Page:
Page  218 ï~~overestimating the amplitudes can cause relative errors greater than 100% (i.e. the equally-spaced solutions for 7 or fewer breakpoints), it makes sense to conservatively build up the decay first. The first and third harmonics of the 3-breakpoint GA approximation look good and also result in a good sound, if you ignore the attack. The 4-breakpoint solution sounds very much like the original, while the 5-breakpoint version shortens and refines the initial decay of the first and third harmonics. Indeed, this 5-breakpoint version sounds quite similar to the original tone. Comparable sounding results require 10 breakpoints for the greedy method, and more than 20 breakpoints using equal-spacing or random selection. GA optimization of the breakpoint times clearly pays off with the guitar sound. original 2 breakpoints 3 breakpoints Fiur. Hamnc.- fG piceie ina aprxmtost h utr 1.4neprtto ofbreakpoint Seeto brelts nRted6Work acoi We have found that the basic genetic algorithm-based procedure determines the best shared breakpoint times for piecewise linear approximation of harmonic amplitude envelopes. The GA breakpoint selection method is also easily extended for piecewise linear approximation of frequency envelopes. Because of all the methods we have investigated the GA has consistently given superior results, we consider this method to be the best when looking for optimum solutions for specific numbers of breakpo~ints. Indeed, for hardware synthesis, where the number of breakpoints is often quite limited, the GA approach is clearly the best to use. However, when 10 or more breakpoints are available, the greedy method of breakpo~int selection also performs very well, generally converging to a solution similar to that produced by the GA. Since the greedy approximation method usually computes faster then the GA (only taking a few seconds for each iteration), it is perhaps the best method for software synthesis, where fast analysis/synthesis could be important and the possible need for a few extra breakpoints (to reduce the error to a level as low as the GA would give) would not be a great concern. While an objective fitness function is necessary to compute good PLA solutions, these results still do not tell us how many segments are needed for a "good synthesis." However, our formal listening tests showed that 12 GA-optimized breakpoints for a trumpet tone and 9 for piano and guitar tones were needed in order to cause average listeners to confuse synthetic tones for original ones at least 50% of the time. 218 2C MC P ROC E E D I N G S 1995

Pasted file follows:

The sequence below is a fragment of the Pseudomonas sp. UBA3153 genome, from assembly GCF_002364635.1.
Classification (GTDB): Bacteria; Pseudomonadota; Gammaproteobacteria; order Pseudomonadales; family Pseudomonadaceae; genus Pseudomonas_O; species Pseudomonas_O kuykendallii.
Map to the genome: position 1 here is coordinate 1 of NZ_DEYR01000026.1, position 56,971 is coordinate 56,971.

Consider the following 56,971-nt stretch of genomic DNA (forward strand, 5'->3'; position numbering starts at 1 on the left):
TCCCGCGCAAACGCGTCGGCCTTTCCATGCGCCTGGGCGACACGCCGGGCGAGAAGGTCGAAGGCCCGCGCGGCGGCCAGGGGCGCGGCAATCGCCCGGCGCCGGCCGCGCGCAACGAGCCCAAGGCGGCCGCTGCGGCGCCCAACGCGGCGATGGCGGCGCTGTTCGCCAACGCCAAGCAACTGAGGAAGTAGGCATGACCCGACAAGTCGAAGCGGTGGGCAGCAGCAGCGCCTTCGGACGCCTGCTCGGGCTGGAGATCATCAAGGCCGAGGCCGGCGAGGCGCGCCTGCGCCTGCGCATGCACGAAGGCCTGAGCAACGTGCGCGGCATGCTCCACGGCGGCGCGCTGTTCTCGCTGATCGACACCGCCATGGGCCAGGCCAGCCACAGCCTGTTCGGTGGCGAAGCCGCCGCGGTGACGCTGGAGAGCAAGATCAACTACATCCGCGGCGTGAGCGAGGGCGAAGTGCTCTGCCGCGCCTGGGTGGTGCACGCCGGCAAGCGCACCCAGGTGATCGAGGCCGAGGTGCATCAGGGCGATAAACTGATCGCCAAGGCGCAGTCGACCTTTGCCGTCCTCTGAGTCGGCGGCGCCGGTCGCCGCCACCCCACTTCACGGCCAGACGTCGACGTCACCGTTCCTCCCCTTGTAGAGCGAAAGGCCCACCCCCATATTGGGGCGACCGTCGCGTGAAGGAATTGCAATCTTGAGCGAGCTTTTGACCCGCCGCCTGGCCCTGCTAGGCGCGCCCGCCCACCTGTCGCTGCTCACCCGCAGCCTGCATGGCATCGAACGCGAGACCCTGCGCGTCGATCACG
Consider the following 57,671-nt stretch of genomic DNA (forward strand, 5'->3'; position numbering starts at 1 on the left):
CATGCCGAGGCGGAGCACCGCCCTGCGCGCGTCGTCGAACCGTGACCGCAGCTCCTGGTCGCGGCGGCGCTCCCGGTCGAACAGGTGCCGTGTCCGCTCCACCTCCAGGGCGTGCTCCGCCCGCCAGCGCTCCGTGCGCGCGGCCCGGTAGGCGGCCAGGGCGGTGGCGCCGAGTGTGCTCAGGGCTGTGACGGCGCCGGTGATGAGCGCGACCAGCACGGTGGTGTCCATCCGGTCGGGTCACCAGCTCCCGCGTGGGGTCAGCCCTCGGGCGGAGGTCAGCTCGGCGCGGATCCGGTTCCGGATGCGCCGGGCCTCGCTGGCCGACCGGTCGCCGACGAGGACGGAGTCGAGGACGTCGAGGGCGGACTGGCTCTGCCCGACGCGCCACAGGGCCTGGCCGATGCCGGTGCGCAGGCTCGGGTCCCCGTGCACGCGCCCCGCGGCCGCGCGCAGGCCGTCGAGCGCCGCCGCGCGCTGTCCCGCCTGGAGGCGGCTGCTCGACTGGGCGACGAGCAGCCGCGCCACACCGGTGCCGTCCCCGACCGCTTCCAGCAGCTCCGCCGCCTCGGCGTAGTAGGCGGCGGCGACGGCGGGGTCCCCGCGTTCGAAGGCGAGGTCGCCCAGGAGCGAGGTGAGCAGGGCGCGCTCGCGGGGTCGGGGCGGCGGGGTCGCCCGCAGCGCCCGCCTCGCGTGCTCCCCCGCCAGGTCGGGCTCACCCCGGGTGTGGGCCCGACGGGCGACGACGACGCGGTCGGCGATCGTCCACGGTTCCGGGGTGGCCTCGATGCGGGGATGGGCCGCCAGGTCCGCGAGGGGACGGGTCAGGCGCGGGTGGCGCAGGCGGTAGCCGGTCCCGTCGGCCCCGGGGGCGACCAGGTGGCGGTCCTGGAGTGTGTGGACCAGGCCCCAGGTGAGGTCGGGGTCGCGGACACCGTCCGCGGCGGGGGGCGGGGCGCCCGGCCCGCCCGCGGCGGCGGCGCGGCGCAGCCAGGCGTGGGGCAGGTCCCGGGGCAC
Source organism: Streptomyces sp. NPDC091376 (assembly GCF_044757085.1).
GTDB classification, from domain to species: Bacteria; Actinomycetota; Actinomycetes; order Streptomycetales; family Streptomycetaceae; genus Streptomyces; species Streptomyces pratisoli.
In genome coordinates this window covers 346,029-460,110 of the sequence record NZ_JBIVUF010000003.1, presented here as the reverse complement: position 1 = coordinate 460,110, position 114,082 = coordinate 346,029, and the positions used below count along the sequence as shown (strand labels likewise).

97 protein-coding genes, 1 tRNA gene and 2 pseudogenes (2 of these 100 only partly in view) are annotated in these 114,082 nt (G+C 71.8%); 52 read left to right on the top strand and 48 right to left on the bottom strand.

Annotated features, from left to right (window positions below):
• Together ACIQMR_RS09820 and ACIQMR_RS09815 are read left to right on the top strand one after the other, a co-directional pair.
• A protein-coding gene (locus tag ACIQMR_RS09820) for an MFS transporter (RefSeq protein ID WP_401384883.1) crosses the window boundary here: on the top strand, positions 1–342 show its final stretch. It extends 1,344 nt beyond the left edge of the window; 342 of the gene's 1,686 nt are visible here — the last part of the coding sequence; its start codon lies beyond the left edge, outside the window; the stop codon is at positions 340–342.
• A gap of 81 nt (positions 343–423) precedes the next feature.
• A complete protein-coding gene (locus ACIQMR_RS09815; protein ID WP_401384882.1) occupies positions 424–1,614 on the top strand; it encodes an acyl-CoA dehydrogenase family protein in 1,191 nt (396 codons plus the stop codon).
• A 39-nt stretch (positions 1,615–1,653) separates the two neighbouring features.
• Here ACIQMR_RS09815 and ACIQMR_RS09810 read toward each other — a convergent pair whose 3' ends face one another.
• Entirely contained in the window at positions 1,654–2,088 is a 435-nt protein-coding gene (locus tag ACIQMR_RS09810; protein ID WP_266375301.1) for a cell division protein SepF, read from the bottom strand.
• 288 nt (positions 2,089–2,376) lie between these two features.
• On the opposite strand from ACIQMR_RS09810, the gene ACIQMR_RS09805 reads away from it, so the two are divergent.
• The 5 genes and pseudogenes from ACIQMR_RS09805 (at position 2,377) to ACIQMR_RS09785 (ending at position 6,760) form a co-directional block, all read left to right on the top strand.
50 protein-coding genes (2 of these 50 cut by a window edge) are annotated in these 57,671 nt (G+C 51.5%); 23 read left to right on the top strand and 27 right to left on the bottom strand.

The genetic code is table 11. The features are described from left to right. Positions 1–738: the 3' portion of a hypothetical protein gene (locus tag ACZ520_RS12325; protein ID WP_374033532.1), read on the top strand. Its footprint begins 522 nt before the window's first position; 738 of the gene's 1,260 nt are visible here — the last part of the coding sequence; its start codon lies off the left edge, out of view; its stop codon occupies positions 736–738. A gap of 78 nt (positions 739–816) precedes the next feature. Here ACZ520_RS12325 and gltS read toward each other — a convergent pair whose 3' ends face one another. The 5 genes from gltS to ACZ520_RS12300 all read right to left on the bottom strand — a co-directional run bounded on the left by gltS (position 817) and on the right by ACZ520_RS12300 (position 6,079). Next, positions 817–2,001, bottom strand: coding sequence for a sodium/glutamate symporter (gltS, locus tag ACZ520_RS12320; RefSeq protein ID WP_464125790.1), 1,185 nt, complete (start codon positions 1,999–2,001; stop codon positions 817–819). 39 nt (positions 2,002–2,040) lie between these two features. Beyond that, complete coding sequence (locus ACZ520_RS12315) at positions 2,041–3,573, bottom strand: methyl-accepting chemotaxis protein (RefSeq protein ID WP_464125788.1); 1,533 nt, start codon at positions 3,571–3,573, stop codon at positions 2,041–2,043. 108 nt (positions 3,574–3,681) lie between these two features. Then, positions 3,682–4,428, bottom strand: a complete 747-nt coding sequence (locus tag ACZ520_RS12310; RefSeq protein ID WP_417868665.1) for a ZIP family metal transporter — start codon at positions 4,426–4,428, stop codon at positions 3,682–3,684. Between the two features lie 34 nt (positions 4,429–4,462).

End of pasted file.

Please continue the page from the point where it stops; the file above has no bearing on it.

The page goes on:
Page  219 ï~~2.1 Group Synthesis This section introduces an automated method for matching and reproducing musical instrument tones through a special case of wavetable synthesis where the wavetables contain disjoint sets of harmonics. Previous work has called this "group additive synthesis" (Kleczkowski 1989), but we will just call it "group synthesis," since it is really a form of wavetable synthesis, not additive synthesis. As an example, one wavetable might contain only the even numbered harmonics, while another only the odd harmonics. We will use the term basis spectrum to refer to the harmonic content of a wavetable, and for this example, the basis spectrum of the first wavetable would only contain non-zero values at the odd harmonics. Group synthesis is efficient and its parameters are easy to interpret. Since each wavetable controls a disjoint set of harmonics, modification of the wavetables or their amplitude envelopes yields predictable effects. Kleczkowski's original work did not shown how to automatically group the wavetables' harmonics. Handgrouping works okay for some simple tones like the grouping of odd and even harmonics on the clarinet, but we need an automated method when using more than two groups with more complicated spectra. Researchers have proposed several techniques to determine wavetable synthesis parameters (Stapleton and Bass 1988; Serra et al. 1990, Homer et al. 1993), but none of these directly apply to the special case of group synthesis. Eaglestone and Oates (1990) followed up Kleczkowski's work and presented a clustering scheme for group synthesis optimization based on building a tree structure of groups using an iterative greedy procedure. As a greedy procedure, the clustering scheme is prone to finding local, rather than global optima. We need a procedure with more flexibility to explore the search space if we expect to find a near-optimal solution. Figure 4 shows an outline of the matching and synthesis steps for reconstructing a tone through group synthesis. First, a short time spectrum analysis of the original sound gives the tone's frequency representation. The next step is to find the groupings, wavetables, and wavetable amplitude envelopes that give the best spectral fit. Finally, we reconstruct the tone with the determined parameters and group synthesis. This paper introduces a genetic algorithm-based method for group synthesis parameter optimization. ttm,-veryum gamueic tmm I ahnIod ix Figure 4. Overview of the group synthesis matching process. 2.2 Group Synthesis Matching with Genetic Algorithms Group synthesis matching requires optimization of two types of parameters: the wavetables' basis spectra and their time-varying amplitude envelopes. This section presents a genetic algorithm (GA) method to determine the grouping and relative amplitudes of the harmonics. We can easily compute the amplitude envelopes if we have already determined the wavetable basis spectra. We calculate them using least squares 1C MC P R O C E E D I N GS 199521 219